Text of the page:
I plan on painting my 66 a non metallic silver. I was thinking of using SS urethane because I am a novice painter. I can spray primers with no problem. With BC/CC if you mess up either part you are screwed. If I screw up the SS I can always do a light sand and re shoot. The car is not going to be a be a show car and will be driven often. I was thinking of using 3M 3 stge buffing system after painting to make it shine. The cost would also be a benefit. Even with me doing all the body work and providing the paint,it would cost around 1500 dollars to get it painted.
 

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Both of my GTO's are painted single stage urethane. The '65 was painted in 1985 and the '67 was painted in 1993. The '65 was used for 10 years as a parked-outside, daily driver after it was painted. It still looks good, and I waxed it yesterday. When I do these cars again 'someday', it will be single stage. It matches the factory gloss these cars had when new, is durable, and won't peel like sunburn, which ALL basecoat/clearcoat cars do over time. BC/CC is also too glossy and doesn't look right to me, as I remember these cars from new, and they did not look like that. (Barrett Jackson Glazed Ham Look). I actually wet sanded the metallic on my '67 (not recommended) and it came out great. The car is still very presentable. I say, go for it.
 

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Discussion Starter #6
polishing SS urethane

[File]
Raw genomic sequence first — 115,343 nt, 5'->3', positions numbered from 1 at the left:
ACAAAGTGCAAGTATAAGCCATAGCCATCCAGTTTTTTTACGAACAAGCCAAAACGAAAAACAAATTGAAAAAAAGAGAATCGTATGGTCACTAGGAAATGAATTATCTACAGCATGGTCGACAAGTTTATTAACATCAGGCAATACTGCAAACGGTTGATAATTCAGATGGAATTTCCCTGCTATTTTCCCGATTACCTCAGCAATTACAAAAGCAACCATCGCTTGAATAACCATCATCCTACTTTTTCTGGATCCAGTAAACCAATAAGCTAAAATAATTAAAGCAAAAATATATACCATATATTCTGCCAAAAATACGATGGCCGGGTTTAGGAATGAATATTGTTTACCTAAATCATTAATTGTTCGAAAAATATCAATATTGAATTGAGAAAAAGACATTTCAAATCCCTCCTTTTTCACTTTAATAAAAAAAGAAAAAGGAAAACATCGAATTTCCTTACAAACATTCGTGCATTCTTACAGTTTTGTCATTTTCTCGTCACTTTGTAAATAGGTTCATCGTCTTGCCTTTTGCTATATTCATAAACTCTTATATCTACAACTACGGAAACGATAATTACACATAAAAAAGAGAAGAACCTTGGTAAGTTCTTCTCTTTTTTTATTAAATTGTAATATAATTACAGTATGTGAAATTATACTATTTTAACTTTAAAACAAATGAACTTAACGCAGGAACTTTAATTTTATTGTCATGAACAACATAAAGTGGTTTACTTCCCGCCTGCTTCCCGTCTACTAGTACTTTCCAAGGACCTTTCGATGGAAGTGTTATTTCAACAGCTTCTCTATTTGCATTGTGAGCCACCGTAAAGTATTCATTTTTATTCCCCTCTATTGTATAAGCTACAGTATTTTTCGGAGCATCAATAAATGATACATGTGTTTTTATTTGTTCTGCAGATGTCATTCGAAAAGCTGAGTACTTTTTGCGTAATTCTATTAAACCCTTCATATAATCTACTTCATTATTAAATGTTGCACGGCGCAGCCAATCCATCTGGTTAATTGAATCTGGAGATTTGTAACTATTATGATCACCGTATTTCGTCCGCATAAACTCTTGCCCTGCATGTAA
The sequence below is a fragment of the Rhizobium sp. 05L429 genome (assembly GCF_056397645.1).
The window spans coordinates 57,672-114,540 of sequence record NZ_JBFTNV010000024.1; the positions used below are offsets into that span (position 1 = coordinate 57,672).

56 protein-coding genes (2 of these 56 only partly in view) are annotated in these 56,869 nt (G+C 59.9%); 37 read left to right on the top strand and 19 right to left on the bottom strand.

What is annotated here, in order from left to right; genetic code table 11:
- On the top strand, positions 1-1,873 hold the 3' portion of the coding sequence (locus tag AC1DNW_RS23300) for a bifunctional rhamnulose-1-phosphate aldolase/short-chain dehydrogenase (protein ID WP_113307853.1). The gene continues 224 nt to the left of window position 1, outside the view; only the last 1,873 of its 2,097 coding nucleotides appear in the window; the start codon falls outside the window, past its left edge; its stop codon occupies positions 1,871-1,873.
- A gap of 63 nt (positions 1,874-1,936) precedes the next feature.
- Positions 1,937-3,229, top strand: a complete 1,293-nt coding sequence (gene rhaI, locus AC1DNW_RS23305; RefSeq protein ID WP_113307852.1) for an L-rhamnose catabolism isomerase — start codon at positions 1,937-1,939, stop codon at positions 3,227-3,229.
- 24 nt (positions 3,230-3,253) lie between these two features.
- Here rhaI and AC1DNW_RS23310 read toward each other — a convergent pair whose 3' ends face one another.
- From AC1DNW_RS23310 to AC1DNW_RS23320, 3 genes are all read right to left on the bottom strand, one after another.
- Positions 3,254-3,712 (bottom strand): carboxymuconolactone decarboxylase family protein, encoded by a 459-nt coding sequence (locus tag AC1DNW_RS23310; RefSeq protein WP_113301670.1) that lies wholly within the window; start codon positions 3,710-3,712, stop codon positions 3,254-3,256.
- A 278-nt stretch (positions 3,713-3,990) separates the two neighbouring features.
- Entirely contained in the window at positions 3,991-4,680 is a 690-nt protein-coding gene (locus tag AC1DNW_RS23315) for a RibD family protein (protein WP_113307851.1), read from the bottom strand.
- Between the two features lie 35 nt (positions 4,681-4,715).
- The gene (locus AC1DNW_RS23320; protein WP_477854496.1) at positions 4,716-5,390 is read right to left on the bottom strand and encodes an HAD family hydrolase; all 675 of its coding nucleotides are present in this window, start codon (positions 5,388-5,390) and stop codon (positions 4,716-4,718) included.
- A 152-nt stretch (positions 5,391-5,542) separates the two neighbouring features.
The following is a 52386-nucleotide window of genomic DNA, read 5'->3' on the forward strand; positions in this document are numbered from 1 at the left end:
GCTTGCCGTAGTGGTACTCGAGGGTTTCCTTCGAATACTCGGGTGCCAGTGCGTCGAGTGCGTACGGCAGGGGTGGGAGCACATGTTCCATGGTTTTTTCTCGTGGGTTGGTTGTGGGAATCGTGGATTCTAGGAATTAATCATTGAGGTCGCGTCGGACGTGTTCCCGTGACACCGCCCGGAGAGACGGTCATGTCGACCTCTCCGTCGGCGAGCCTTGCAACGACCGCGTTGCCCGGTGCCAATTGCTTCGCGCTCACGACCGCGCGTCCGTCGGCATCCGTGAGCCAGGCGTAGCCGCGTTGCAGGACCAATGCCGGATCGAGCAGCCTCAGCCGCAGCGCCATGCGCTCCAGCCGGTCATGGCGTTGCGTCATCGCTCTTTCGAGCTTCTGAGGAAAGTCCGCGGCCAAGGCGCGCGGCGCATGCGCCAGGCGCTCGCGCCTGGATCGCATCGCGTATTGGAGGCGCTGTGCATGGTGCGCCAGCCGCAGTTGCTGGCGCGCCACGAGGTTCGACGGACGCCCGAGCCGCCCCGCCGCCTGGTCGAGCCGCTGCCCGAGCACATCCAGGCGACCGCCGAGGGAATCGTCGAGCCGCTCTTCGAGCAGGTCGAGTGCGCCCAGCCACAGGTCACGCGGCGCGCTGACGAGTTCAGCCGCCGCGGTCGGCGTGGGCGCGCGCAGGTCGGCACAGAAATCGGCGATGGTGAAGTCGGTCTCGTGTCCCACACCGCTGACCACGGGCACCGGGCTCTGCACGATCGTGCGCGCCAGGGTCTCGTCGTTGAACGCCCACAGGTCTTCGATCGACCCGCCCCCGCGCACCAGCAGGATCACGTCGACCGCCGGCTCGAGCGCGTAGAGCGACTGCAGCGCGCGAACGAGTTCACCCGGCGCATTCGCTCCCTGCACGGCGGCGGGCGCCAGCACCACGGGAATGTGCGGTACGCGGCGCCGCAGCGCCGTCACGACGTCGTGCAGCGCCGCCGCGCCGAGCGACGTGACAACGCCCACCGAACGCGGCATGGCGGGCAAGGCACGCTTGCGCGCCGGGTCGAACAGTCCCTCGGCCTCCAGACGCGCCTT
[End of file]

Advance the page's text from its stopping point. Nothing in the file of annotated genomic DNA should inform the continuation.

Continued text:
What would be the best way to polish SS. I have the 3 stage 3M system. I am going to buy a new gun prior to painting since mine has always been used to spray primers
 

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When you say "non-metallic silver", not sure there can be such a thing. Wouldn't that be simply a light grey? When you say you're screwed if you mullered up base or clear, how? The real fact is that it's easier. You have 24hrs (less in high heat conditions) to get it cleared. The base dries as fast as lacquer so, if you get into sheep dip just go have a coffee/smoke/brew/whatever and chill for 20-30min. Go back and lightly wet sand with 1000 grit and tango on. The clear will handle EXACTLY the same as SS. Cost? What brand of material are you using? I'd recommend PPG Shop-Line. Tan base in top tier DBC, $98qt. Same color in Shop-Line, $56qt, Shop-line Plus, maybe $69qt. It's a high production system for fast body shop turn over. The clears run about 1/3 the cost of "premium" clears. DC 4000, $390/pkg (gallon/qt of hardener). Shop-Line clear, 2 kinds, arylic or polyurethane, about $120/pkg. There's less of the expensive UV components but not enough to make a difference in a car that won't live in the parking lot for over 40hrs a week. BC/CC jobs that peel can be traced back to the painter. He waited too long to clear the base and lost both the mechanical and chemical bond. As to your cut and buff, you'll work your fingers to the bone sanding and polishing most SS 'thanes. In order to avoid too much wheel time (grinding it down with compound) you want to sand it to the finest grit you can afford. A box of 3000 pads for a DA sander is about $120, but you don't need a whole box. In fact, you can get Meguire's 3000 wet paper. Seems odd, I know, but I cut with Meguire's #3. Yes, I said I CUT with #3. No compound so no scratches on clean up and less time removing swirls. It's not for everyone and I understand that, it's also very dependent upon how far and how well you sand. Lots of water with a couple drops of liquid soap, I like to use a spritzer bottle vs a hose or a sponge/bucket. Listen for squeeks as you sand as it's usually material build up on the paper and it's scratching the finish.